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Lizzi's legacy; Love of life shone.

COLUMN: In our opinion

In recent days, local residents have followed the developments in New Hampshire, and shared in the grief felt in Westboro.

Elizabeth Marriott, a 19-year-old student at the University of New Hampshire, is believed to have been strangled or suffocated Oct. 9 by an acquaintance.

From those spare details alone, community bonds pull tighter. Those bonds, senseless events such as this remind us, are always there.

Lizzi's father, Robert J. Marriott Jr., had the grace and presence of mind at a vigil in Westboro last weekend to thank the community for all the ways it had helped raise and influence his lovely daughter. Words like that are a gift, and they're true; it is not only parents and other family members who have strong ties. We all create them and work them, often unknowingly, every day in many ways.

And so an untimely death of this sort brings hurt to many households. We don't need to have known this teenager, who graduated from Westboro High School in 2011, to know how precious and promising her life was.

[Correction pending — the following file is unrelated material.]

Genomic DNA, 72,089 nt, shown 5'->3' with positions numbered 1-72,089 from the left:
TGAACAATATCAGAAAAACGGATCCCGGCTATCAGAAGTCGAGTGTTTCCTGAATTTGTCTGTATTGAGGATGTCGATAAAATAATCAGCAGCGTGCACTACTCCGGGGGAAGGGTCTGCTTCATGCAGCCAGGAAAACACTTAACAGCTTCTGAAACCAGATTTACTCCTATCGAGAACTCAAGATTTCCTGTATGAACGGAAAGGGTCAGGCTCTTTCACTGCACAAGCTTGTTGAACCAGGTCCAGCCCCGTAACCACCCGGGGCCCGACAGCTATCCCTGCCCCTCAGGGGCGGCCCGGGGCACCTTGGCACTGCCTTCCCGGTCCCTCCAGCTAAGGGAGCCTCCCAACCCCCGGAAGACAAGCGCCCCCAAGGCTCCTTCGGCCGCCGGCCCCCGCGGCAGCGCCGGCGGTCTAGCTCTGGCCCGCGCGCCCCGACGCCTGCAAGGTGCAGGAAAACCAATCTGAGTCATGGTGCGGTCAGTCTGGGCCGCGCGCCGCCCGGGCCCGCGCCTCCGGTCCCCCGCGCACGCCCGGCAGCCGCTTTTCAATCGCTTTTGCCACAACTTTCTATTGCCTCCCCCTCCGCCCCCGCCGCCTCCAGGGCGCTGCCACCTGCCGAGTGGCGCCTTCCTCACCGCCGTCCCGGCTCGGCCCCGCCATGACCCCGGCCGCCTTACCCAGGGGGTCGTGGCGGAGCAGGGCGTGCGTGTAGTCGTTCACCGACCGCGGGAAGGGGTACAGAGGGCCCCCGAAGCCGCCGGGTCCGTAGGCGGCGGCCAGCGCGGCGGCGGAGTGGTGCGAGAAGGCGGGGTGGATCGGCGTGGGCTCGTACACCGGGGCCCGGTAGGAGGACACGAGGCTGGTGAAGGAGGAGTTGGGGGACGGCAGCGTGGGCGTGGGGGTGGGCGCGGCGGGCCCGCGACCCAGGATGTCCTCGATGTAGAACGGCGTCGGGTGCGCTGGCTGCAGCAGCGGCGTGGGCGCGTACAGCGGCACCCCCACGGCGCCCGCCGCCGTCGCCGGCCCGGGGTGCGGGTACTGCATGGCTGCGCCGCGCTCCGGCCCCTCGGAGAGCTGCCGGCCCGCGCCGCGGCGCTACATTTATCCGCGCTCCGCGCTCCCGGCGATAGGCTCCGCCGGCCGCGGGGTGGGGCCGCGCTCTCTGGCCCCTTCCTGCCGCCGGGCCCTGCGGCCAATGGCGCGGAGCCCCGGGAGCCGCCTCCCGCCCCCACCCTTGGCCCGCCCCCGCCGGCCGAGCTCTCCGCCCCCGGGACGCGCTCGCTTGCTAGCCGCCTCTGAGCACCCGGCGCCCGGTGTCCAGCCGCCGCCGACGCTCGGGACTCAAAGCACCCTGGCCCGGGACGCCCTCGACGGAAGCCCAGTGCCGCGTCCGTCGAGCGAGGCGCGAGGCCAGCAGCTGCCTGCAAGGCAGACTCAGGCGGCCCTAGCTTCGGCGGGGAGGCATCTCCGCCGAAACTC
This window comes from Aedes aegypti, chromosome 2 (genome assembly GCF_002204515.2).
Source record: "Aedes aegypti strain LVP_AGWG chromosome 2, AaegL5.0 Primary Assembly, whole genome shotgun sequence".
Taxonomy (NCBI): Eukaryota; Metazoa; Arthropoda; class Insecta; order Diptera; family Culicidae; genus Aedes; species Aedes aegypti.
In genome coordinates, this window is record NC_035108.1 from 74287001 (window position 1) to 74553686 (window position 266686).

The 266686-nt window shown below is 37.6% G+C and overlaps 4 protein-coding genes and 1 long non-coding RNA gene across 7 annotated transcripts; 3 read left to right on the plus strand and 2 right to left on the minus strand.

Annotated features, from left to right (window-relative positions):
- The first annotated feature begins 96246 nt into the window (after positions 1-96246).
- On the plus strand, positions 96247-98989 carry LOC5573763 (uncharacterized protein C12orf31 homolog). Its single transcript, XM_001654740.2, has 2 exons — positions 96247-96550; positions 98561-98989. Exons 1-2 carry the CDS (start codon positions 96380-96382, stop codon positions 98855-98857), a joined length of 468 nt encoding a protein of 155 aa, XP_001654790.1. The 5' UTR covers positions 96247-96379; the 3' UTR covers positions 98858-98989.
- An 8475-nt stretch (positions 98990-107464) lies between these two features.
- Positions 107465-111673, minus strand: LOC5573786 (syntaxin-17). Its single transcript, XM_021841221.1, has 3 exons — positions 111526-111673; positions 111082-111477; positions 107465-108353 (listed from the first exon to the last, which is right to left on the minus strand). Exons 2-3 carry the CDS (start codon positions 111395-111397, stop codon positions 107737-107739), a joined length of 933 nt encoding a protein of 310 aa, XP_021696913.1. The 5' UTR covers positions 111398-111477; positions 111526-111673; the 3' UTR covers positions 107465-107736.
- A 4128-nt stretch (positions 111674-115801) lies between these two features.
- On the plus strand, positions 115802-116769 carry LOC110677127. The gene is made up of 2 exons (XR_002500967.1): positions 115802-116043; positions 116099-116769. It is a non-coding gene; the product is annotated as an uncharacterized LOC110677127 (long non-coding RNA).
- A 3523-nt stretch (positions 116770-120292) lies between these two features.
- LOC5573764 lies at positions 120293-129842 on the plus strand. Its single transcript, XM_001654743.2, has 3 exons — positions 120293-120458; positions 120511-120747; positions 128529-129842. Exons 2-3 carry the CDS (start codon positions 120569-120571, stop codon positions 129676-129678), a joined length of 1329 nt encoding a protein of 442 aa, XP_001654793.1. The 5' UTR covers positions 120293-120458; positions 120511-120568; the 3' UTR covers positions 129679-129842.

Now we do know her, a bit. She liked to help others. She was one of those kids who adored the Harry Potter books. She had a fondness for bugs, snails and other creatures. She delighted in volunteering at the New England Aquarium, and wanted to be a marine biologist. In her college application essay, she wrote that she embraced all animals as "colleagues."

Lizzi was like so many young college students: excited and appreciative to be where she was, and laying the groundwork toward a long adulthood of learning, working and giving.

Many describe her as having a certain sparkle. Now, that light is lost. It's up to those who remember her to keep a ray of it and carry it forward.

Letting go - from watching your shy little child take a seat among preschoolers, to sending him or her off confidently to college - is such a difficult and necessary part of parenthood. Letting go of a child in this way, though, is unimaginable for any parent.

Thursday night at the campus in Durham, N.H., Mr. Marriott advised young people to give their parents a "giant hug" the next time they see them.

Genuine hugs leave an impression. In a way, they can be felt forever. We never know when we're leaving our last one on someone. So, go hug your parents, your kids, your spouse, a friend, and don't be in any hurry to let go.
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Title Annotation:EDITORIAL
Publication:Telegram & Gazette (Worcester, MA)
Article Type:Editorial
Date:Oct 20, 2012
Words:419
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